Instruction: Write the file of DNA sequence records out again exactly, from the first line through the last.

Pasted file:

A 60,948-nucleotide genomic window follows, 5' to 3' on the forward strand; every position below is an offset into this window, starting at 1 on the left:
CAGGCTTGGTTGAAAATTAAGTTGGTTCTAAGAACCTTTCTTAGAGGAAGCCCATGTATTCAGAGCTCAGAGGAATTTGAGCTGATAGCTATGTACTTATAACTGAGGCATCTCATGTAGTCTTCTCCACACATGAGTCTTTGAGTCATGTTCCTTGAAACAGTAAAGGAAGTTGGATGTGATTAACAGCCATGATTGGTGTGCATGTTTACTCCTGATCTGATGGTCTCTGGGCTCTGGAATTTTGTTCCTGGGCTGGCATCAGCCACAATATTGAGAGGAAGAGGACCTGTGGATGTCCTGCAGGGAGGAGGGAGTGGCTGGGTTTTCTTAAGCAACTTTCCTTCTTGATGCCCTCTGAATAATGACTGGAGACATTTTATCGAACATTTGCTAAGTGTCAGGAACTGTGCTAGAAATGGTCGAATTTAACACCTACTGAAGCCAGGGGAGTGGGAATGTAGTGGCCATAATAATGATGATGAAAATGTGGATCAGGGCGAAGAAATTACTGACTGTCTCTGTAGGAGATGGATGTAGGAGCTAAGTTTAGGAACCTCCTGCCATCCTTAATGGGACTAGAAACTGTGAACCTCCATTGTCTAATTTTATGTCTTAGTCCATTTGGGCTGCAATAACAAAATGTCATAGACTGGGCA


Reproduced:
A 60,948-nucleotide genomic window follows, 5' to 3' on the forward strand; every position below is an offset into this window, starting at 1 on the left:
CAGGCTTGGTTGAAAATTAAGTTGGTTCTAAGAACCTTTCTTAGAGGAAGCCCATGTATTCAGAGCTCAGAGGAATTTGAGCTGATAGCTATGTACTTATAACTGAGGCATCTCATGTAGTCTTCTCCACACATGAGTCTTTGAGTCATGTTCCTTGAAACAGTAAAGGAAGTTGGATGTGATTAACAGCCATGATTGGTGTGCATGTTTACTCCTGATCTGATGGTCTCTGGGCTCTGGAATTTTGTTCCTGGGCTGGCATCAGCCACAATATTGAGAGGAAGAGGACCTGTGGATGTCCTGCAGGGAGGAGGGAGTGGCTGGGTTTTCTTAAGCAACTTTCCTTCTTGATGCCCTCTGAATAATGACTGGAGACATTTTATCGAACATTTGCTAAGTGTCAGGAACTGTGCTAGAAATGGTCGAATTTAACACCTACTGAAGCCAGGGGAGTGGGAATGTAGTGGCCATAATAATGATGATGAAAATGTGGATCAGGGCGAAGAAATTACTGACTGTCTCTGTAGGAGATGGATGTAGGAGCTAAGTTTAGGAACCTCCTGCCATCCTTAATGGGACTAGAAACTGTGAACCTCCATTGTCTAATTTTATGTCTTAGTCCATTTGGGCTGCAATAACAAAATGTCATAGACTGGGCA